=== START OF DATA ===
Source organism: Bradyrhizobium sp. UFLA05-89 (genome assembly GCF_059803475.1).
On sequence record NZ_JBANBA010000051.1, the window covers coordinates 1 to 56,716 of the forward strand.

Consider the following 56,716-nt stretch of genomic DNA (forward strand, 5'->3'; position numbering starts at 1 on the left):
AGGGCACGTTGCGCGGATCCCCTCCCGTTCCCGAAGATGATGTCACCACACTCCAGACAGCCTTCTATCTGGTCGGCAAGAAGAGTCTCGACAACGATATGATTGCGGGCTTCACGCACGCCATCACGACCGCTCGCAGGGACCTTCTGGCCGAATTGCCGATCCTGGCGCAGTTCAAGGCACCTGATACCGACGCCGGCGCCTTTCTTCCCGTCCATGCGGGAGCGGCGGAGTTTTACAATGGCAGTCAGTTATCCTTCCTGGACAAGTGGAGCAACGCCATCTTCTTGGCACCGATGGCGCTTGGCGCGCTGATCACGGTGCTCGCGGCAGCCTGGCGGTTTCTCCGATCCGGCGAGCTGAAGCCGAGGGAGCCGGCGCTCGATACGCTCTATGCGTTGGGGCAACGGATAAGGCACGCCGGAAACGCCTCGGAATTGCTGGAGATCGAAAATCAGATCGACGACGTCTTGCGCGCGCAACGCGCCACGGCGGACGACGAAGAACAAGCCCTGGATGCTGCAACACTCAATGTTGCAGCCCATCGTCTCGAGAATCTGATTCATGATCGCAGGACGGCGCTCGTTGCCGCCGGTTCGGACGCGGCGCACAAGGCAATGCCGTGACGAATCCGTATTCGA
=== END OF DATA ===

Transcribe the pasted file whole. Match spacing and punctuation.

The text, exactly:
Source organism: Bradyrhizobium sp. UFLA05-89 (genome assembly GCF_059803475.1).
On sequence record NZ_JBANBA010000051.1, the window covers coordinates 1 to 56,716 of the forward strand.

Consider the following 56,716-nt stretch of genomic DNA (forward strand, 5'->3'; position numbering starts at 1 on the left):
AGGGCACGTTGCGCGGATCCCCTCCCGTTCCCGAAGATGATGTCACCACACTCCAGACAGCCTTCTATCTGGTCGGCAAGAAGAGTCTCGACAACGATATGATTGCGGGCTTCACGCACGCCATCACGACCGCTCGCAGGGACCTTCTGGCCGAATTGCCGATCCTGGCGCAGTTCAAGGCACCTGATACCGACGCCGGCGCCTTTCTTCCCGTCCATGCGGGAGCGGCGGAGTTTTACAATGGCAGTCAGTTATCCTTCCTGGACAAGTGGAGCAACGCCATCTTCTTGGCACCGATGGCGCTTGGCGCGCTGATCACGGTGCTCGCGGCAGCCTGGCGGTTTCTCCGATCCGGCGAGCTGAAGCCGAGGGAGCCGGCGCTCGATACGCTCTATGCGTTGGGGCAACGGATAAGGCACGCCGGAAACGCCTCGGAATTGCTGGAGATCGAAAATCAGATCGACGACGTCTTGCGCGCGCAACGCGCCACGGCGGACGACGAAGAACAAGCCCTGGATGCTGCAACACTCAATGTTGCAGCCCATCGTCTCGAGAATCTGATTCATGATCGCAGGACGGCGCTCGTTGCCGCCGGTTCGGACGCGGCGCACAAGGCAATGCCGTGACGAATCCGTATTCGA